The beauty of US Presidential inaugurations is that they provide an unrivaled audience and space for a leader to lay his vision out. Abraham Lincoln used this to imagine a society without slavery, and Ronald Reagan declared that “government is the problem” for economic ills. As used as the world is to Barack Obama’s flair with the spoken word, his second inaugural address transcended his first one in achieving this aspect. Back in 2009, Obama talked about uniting the disparate sections of the American political class. But, humbled, and sometimes humiliated by ideological division around him, Obama this time chose to give an extremely eloquent defence of his political philosophy.
The central tenet of the speech bound civic virtue with an active government and a social-safety net, coupled with the ritual reaffirmation of socially liberal causes like gay marriage. “Together”, noted Obama, “we determined that a modern economy requires railroads and highways to speed travel, commerce” and that “free market only thrives when there are rules to ensure...fair play”. A more forceful remark (perhaps at Romney’s gaffe) declared that Medicare & Social Security “do not make us a nation of takers” but “free us to take the risks that make this country great”. A surprising aspect was the attention he paid to the cause of climate change— denied by most of the GOP—by “promising to respond” to its threat.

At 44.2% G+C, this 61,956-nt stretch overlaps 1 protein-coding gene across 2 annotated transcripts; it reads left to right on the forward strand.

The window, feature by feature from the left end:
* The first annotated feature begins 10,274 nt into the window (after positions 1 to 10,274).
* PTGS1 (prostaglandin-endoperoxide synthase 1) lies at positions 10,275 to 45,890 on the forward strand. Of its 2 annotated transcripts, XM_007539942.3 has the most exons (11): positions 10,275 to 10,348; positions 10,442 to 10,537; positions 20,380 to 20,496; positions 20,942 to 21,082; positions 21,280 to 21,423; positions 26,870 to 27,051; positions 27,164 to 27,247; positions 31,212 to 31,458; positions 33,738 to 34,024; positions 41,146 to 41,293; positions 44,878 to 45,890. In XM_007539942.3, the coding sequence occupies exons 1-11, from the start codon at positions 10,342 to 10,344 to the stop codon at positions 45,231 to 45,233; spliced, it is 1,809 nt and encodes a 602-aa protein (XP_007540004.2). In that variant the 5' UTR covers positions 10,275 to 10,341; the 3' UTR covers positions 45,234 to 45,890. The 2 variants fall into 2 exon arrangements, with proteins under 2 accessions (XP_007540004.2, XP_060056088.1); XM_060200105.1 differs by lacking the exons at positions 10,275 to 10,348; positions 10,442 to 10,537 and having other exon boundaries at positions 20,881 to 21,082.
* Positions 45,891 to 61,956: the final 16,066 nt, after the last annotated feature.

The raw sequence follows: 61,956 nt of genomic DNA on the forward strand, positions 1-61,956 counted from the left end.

What the speech lacked was a concession to the opposition that Obama may have needed to get the recalcitrant GOP to cooperate—a sincere ponder over the deficit would have done the trick, but instead Obama bluntly refused “to choose between caring for the generation that built this country and investing in the generation that will build its future”. Nonetheless, in terms of substance, rhetoric and structure, there is more than enough in this inaugural address for Rahul Gandhi to learn from.